Vikas Rambal, the one-time business partner of Pankaj Oswal, has settled a multimillion-dollar legal action against the taxman amid swirling doubts about his plans for a $3.5 billion fertiliser plant near Collie.
Federal Court Justice Alan Robertson dismissed the case between Mr Rambal and the Australian Taxation Office earlier this month after both sides agreed to a settlement.
The size of the settlement is unknown, though the ATO is understood to have been pursuing Mr Rambal over more than $20 million in unpaid taxes.
Mr Rambal, whose Perdaman Chemicals and Fertilisers wants to build a coal-to-urea plant at Collie, is believed to have argued he owed less than $10 million.
At the heart of the dispute was a massive settlement awarded to Mr Rambal last decade.
The settlement stemmed from Mr Rambal's exit from Burrup Fertilisers, the ammonia plant near Karratha in which he was an original stakeholder, and his bitter split with former business partner Mr Oswal.
The payout, which was made in 2007, was reportedly worth $87.4 million and involved Mr Rambal forgoing his 15 per stake in Pilbara-based Burrup.
In the wake of the payout, the ATO ruled that Mr Rambal owed the Commonwealth about $20 million in taxes.
Mr Rambal disputed the ruling, arguing that the ATO had over-estimated his family's assessable income - an argument that appeared to hinge on the timing of the Burrup payout.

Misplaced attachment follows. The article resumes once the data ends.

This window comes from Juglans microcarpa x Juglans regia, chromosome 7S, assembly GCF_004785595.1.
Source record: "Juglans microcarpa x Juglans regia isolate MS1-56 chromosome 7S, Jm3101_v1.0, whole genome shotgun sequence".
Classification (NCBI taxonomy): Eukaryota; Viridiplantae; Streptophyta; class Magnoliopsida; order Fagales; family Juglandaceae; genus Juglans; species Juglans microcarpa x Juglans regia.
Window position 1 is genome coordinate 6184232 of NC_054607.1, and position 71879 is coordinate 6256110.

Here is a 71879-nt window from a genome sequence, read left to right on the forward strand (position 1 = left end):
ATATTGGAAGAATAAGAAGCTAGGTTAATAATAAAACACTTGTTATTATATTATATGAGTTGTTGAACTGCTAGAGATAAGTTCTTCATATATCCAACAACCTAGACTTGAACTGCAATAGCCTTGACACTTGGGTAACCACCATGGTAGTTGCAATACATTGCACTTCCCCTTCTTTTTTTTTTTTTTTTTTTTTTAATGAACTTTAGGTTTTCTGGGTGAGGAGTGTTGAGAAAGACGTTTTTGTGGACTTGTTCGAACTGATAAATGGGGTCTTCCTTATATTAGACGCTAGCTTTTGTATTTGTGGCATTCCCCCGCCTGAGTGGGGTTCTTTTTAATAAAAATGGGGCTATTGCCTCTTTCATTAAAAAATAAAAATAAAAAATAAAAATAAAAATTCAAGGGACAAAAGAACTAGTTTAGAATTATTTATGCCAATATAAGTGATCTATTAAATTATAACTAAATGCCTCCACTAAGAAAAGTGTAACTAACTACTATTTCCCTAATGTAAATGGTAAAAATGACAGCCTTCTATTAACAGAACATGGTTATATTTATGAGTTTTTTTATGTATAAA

Under the order issued by Justice Robertson last week, all future directions hearings were vacated and the action, started in October 2012, was dismissed.
A spokeswoman for Mr Rambal had little to say about the matter but noted the orders were granted with his consent and agreed to by the ATO.
The Federal Court case was the latest in a string of legal engagements waged by Mr Rambal, who spectacularly fell out with Mr Oswal while the two spearheaded Burrup in the 2000s.
Mr Rambal secured a confidential settlement in the wake of the bust-up but key details, including its value, emerged when he appealed against the ATO ruling.
He was also embroiled in a messy legal action against the Indian operators of Collie's Griffin coal mine, Lanco Infratech.
That action erupted after Lanco walked away from an agreement to supply Perdaman with coal for a proposed fertiliser plant and was settled last year when Lanco agreed to pay $7.5 million plus legal costs.
There are serious doubts about whether the Collie fertiliser plant will proceed given the lack of a coal-supply deal and financial backing for it.